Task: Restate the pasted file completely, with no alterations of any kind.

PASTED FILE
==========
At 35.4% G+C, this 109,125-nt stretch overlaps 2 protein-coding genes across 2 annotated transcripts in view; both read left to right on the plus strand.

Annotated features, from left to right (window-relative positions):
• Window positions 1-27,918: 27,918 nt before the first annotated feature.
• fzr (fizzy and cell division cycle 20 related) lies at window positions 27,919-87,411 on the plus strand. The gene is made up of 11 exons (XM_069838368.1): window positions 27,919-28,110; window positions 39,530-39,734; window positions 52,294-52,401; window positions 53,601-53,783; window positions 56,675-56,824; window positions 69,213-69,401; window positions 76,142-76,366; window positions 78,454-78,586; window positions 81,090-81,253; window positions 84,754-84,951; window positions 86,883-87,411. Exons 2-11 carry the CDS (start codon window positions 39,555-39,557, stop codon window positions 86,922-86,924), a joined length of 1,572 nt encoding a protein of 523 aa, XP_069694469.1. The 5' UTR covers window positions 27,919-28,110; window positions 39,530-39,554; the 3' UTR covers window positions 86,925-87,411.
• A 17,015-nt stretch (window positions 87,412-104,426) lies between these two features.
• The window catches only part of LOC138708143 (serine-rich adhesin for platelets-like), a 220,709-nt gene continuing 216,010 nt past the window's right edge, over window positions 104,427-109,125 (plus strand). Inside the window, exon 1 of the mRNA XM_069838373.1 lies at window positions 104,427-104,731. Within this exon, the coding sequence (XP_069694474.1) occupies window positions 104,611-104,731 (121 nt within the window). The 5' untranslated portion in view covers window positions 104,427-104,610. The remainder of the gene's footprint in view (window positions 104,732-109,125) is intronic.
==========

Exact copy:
At 35.4% G+C, this 109,125-nt stretch overlaps 2 protein-coding genes across 2 annotated transcripts in view; both read left to right on the plus strand.

Annotated features, from left to right (window-relative positions):
• Window positions 1-27,918: 27,918 nt before the first annotated feature.
• fzr (fizzy and cell division cycle 20 related) lies at window positions 27,919-87,411 on the plus strand. The gene is made up of 11 exons (XM_069838368.1): window positions 27,919-28,110; window positions 39,530-39,734; window positions 52,294-52,401; window positions 53,601-53,783; window positions 56,675-56,824; window positions 69,213-69,401; window positions 76,142-76,366; window positions 78,454-78,586; window positions 81,090-81,253; window positions 84,754-84,951; window positions 86,883-87,411. Exons 2-11 carry the CDS (start codon window positions 39,555-39,557, stop codon window positions 86,922-86,924), a joined length of 1,572 nt encoding a protein of 523 aa, XP_069694469.1. The 5' UTR covers window positions 27,919-28,110; window positions 39,530-39,554; the 3' UTR covers window positions 86,925-87,411.
• A 17,015-nt stretch (window positions 87,412-104,426) lies between these two features.
• The window catches only part of LOC138708143 (serine-rich adhesin for platelets-like), a 220,709-nt gene continuing 216,010 nt past the window's right edge, over window positions 104,427-109,125 (plus strand). Inside the window, exon 1 of the mRNA XM_069838373.1 lies at window positions 104,427-104,731. Within this exon, the coding sequence (XP_069694474.1) occupies window positions 104,611-104,731 (121 nt within the window). The 5' untranslated portion in view covers window positions 104,427-104,610. The remainder of the gene's footprint in view (window positions 104,732-109,125) is intronic.